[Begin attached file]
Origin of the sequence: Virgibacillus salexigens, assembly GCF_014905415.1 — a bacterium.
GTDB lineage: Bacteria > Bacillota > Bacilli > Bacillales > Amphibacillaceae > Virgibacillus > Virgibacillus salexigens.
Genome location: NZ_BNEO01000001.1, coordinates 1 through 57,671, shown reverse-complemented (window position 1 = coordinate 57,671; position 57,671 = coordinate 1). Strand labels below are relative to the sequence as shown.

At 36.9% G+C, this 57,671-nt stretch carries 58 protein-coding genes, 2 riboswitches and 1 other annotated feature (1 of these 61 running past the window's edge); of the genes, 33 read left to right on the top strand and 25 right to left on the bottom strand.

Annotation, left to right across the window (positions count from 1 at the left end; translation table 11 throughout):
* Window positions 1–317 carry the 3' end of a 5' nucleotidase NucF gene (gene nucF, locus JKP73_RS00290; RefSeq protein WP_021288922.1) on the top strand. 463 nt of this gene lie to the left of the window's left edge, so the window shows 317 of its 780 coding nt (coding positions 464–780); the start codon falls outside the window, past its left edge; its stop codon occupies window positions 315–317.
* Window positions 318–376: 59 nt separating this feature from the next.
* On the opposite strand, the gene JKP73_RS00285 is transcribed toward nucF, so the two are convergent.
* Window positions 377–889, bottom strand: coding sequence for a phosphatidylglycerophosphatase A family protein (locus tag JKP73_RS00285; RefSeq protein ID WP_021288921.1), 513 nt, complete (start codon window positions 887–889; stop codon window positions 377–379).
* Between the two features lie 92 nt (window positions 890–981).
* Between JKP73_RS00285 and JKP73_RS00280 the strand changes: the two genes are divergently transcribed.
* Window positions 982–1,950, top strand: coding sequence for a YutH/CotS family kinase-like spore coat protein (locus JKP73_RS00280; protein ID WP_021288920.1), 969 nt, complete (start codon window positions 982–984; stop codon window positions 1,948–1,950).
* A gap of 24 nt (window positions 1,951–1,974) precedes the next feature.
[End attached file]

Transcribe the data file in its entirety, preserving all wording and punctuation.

Origin of the sequence: Virgibacillus salexigens, assembly GCF_014905415.1 — a bacterium.
GTDB lineage: Bacteria > Bacillota > Bacilli > Bacillales > Amphibacillaceae > Virgibacillus > Virgibacillus salexigens.
Genome location: NZ_BNEO01000001.1, coordinates 1 through 57,671, shown reverse-complemented (window position 1 = coordinate 57,671; position 57,671 = coordinate 1). Strand labels below are relative to the sequence as shown.

At 36.9% G+C, this 57,671-nt stretch carries 58 protein-coding genes, 2 riboswitches and 1 other annotated feature (1 of these 61 running past the window's edge); of the genes, 33 read left to right on the top strand and 25 right to left on the bottom strand.

Annotation, left to right across the window (positions count from 1 at the left end; translation table 11 throughout):
* Window positions 1–317 carry the 3' end of a 5' nucleotidase NucF gene (gene nucF, locus JKP73_RS00290; RefSeq protein WP_021288922.1) on the top strand. 463 nt of this gene lie to the left of the window's left edge, so the window shows 317 of its 780 coding nt (coding positions 464–780); the start codon falls outside the window, past its left edge; its stop codon occupies window positions 315–317.
* Window positions 318–376: 59 nt separating this feature from the next.
* On the opposite strand, the gene JKP73_RS00285 is transcribed toward nucF, so the two are convergent.
* Window positions 377–889, bottom strand: coding sequence for a phosphatidylglycerophosphatase A family protein (locus tag JKP73_RS00285; RefSeq protein ID WP_021288921.1), 513 nt, complete (start codon window positions 887–889; stop codon window positions 377–379).
* Between the two features lie 92 nt (window positions 890–981).
* Between JKP73_RS00285 and JKP73_RS00280 the strand changes: the two genes are divergently transcribed.
* Window positions 982–1,950, top strand: coding sequence for a YutH/CotS family kinase-like spore coat protein (locus JKP73_RS00280; protein ID WP_021288920.1), 969 nt, complete (start codon window positions 982–984; stop codon window positions 1,948–1,950).
* A gap of 24 nt (window positions 1,951–1,974) precedes the next feature.